Unusual waxing method along with old school ethics
FROM her tranquil home studio, Lisa Richmond performs what some may consider one of the most painful of beauty treatments to endure; waxing.
However, the waxist considers the task a privilege and prides herself on the quality of her work.
"It's a very personal thing to get done and it's quite a privilege to be trusted enough to wax clients," Ms Richmond said.
The owner of the business Waxaholic has been living in Byron Bay for 20 years, but it has only been over the last four years that she has worked in her own studio.
Encouraged to open Waxaholic after seeing the need for a private and relaxing place for locals to come and undergo beauty treatments, Ms Richmond says she strives to "be really good at one thing" rather than to simply perform many beauty therapies at a mediocre level.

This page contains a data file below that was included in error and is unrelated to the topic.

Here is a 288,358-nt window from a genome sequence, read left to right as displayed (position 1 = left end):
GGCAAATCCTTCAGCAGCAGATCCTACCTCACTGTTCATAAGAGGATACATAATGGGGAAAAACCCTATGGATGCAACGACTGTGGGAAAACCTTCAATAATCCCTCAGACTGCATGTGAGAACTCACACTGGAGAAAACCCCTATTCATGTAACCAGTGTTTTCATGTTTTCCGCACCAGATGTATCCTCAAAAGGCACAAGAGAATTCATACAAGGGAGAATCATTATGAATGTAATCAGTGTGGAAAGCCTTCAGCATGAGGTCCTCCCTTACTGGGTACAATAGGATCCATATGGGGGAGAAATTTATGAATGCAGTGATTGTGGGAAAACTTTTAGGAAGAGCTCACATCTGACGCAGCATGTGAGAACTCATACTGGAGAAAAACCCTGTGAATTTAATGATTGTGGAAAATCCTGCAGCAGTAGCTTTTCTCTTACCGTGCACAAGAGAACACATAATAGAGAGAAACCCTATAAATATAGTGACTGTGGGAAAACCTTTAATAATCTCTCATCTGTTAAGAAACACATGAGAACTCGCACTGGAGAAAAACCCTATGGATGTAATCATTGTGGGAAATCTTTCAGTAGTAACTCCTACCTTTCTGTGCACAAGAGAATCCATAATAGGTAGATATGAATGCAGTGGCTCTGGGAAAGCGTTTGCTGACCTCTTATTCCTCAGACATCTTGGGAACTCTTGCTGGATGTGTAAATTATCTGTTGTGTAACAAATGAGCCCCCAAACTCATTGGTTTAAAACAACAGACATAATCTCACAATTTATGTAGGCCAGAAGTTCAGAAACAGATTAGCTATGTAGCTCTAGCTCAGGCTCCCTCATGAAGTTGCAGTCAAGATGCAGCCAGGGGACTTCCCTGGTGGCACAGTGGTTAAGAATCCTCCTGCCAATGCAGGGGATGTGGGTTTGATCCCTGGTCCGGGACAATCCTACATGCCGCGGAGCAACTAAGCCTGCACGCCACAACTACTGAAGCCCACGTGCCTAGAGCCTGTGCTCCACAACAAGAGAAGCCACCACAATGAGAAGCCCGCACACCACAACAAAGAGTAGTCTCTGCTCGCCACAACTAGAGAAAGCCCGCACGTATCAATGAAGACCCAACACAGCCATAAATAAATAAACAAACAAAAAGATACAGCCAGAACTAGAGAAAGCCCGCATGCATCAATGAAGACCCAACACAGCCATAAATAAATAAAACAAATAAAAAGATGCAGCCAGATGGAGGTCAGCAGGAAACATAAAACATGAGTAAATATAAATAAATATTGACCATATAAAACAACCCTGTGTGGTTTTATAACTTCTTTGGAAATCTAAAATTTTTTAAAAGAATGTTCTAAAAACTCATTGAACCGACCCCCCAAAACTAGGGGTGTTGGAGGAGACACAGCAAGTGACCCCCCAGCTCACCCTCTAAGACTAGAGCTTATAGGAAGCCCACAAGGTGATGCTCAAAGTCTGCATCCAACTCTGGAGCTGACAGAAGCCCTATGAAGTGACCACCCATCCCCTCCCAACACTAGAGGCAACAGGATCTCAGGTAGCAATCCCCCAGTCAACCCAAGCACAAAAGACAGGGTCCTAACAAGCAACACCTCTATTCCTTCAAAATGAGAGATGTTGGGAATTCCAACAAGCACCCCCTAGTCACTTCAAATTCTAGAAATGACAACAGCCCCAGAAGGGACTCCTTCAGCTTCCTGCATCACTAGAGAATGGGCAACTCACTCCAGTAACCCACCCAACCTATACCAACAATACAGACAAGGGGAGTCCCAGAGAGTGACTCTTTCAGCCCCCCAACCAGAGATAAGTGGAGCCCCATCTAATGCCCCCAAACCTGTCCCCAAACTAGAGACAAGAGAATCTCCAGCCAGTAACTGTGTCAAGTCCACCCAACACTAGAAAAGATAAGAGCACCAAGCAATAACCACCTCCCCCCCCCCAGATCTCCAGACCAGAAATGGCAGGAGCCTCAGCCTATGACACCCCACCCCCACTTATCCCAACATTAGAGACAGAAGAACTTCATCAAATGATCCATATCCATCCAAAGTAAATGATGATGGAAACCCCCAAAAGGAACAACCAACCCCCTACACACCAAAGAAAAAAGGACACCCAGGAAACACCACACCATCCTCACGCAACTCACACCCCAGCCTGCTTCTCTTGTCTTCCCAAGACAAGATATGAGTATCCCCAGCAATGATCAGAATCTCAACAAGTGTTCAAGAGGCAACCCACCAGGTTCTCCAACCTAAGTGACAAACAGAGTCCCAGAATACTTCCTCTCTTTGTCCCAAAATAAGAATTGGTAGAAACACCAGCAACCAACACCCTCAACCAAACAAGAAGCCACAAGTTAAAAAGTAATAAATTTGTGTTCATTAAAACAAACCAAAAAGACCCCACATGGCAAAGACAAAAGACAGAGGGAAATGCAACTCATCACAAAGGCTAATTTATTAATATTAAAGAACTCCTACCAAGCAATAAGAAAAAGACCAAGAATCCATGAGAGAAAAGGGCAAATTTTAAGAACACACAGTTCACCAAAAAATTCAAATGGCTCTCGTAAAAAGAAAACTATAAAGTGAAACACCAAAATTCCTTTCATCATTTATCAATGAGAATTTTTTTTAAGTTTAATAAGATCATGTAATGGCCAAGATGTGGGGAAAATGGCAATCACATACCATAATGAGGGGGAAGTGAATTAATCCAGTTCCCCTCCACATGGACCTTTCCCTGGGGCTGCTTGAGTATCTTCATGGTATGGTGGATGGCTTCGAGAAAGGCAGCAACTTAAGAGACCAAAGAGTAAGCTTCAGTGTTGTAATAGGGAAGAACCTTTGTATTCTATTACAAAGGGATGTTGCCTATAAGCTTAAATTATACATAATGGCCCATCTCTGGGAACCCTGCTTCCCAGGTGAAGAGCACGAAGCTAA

"I trained to do waxing with a specialist waxer because I thought, 'I just want to be able to do one thing well'," Ms Richmond said.
And it seems she can do it well, with the summer months being the waxist's busiest time of the year.
Ms Richmond says she sees a record number of clients a day between November and February, with their ages ranging from 13 years old right up to 80 years old.
"November to February is bikini season, so it's crazy busy for me," Ms Richmond said.
"Everyone usually wants to be waxed before New Year's Eve too."
Being a waxist isn't like a usual 9-5pm job, with Ms Richmond noting she takes on the role of a counsellor, a friend and a waxist all in one consultation.
"I'm very open to talk about anything, but I'm also very confidential," she said.
However, it's not only her openness that makes Ms Richmond popular with the locals, it's her unusual waxing method, where she encourages her clients to hold yoga poses during their wax.
"It's the fastest method," Ms Richmond said with a laugh.
"But, you don't have to be a yoga instructor to come and see me."
Ms Richmond has done many jobs before, but said being a waxist was without a doubt the best of the bunch.
"I love the people and the stories and just being a part of the community," Ms Richmond said.
"No two days are the same and there is honestly nothing about my job I don't love."